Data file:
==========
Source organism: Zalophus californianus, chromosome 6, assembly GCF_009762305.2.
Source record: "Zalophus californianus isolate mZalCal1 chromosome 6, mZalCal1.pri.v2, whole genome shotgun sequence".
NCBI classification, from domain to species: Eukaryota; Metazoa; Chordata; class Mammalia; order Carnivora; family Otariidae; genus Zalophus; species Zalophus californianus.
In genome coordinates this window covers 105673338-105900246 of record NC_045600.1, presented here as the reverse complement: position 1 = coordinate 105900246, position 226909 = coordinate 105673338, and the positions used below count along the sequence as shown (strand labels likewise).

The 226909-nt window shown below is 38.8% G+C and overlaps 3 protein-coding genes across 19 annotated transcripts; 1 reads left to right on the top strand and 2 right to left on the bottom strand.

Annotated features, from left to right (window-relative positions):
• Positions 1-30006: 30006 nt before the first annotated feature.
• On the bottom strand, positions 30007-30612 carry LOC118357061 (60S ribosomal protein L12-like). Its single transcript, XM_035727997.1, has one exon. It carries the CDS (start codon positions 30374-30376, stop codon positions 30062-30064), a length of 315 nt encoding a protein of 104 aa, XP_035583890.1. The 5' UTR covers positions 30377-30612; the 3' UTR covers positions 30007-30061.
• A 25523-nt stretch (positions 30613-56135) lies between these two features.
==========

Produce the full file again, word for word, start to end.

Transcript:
Source organism: Zalophus californianus, chromosome 6, assembly GCF_009762305.2.
Source record: "Zalophus californianus isolate mZalCal1 chromosome 6, mZalCal1.pri.v2, whole genome shotgun sequence".
NCBI classification, from domain to species: Eukaryota; Metazoa; Chordata; class Mammalia; order Carnivora; family Otariidae; genus Zalophus; species Zalophus californianus.
In genome coordinates this window covers 105673338-105900246 of record NC_045600.1, presented here as the reverse complement: position 1 = coordinate 105900246, position 226909 = coordinate 105673338, and the positions used below count along the sequence as shown (strand labels likewise).

The 226909-nt window shown below is 38.8% G+C and overlaps 3 protein-coding genes across 19 annotated transcripts; 1 reads left to right on the top strand and 2 right to left on the bottom strand.

Annotated features, from left to right (window-relative positions):
• Positions 1-30006: 30006 nt before the first annotated feature.
• On the bottom strand, positions 30007-30612 carry LOC118357061 (60S ribosomal protein L12-like). Its single transcript, XM_035727997.1, has one exon. It carries the CDS (start codon positions 30374-30376, stop codon positions 30062-30064), a length of 315 nt encoding a protein of 104 aa, XP_035583890.1. The 5' UTR covers positions 30377-30612; the 3' UTR covers positions 30007-30061.
• A 25523-nt stretch (positions 30613-56135) lies between these two features.